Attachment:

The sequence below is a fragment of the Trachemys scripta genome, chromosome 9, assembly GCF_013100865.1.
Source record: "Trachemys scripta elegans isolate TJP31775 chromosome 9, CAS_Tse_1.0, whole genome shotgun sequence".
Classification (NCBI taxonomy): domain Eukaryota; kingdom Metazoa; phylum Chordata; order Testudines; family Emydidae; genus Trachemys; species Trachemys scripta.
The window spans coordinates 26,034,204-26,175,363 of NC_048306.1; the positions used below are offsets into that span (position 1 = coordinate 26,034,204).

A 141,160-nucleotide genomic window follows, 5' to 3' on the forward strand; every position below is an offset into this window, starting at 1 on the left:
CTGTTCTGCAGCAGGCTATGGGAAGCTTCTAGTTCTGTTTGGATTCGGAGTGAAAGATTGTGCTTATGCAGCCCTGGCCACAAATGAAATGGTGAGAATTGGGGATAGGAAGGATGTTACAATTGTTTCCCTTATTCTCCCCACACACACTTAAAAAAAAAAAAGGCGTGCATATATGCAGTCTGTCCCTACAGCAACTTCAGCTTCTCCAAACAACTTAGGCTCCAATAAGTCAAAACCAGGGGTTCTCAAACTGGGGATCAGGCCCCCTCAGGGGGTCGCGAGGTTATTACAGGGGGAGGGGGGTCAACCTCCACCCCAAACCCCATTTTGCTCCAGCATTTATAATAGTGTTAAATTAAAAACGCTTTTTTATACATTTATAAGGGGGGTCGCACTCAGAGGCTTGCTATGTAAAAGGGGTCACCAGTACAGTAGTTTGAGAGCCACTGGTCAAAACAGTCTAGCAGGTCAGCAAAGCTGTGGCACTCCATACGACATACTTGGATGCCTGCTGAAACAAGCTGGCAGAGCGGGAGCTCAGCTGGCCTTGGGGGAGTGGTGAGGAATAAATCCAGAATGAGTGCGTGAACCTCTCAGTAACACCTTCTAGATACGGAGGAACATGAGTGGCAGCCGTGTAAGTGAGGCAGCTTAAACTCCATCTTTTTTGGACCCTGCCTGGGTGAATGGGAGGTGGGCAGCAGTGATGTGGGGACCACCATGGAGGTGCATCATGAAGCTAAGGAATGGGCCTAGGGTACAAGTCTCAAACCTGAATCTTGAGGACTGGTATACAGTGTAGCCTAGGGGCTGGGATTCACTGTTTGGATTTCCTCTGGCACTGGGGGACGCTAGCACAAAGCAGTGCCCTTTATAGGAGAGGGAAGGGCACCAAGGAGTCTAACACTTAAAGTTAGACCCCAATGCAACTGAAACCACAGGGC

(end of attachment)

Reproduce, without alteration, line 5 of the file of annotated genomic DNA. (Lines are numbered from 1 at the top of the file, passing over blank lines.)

A 141,160-nucleotide genomic window follows, 5' to 3' on the forward strand; every position below is an offset into this window, starting at 1 on the left: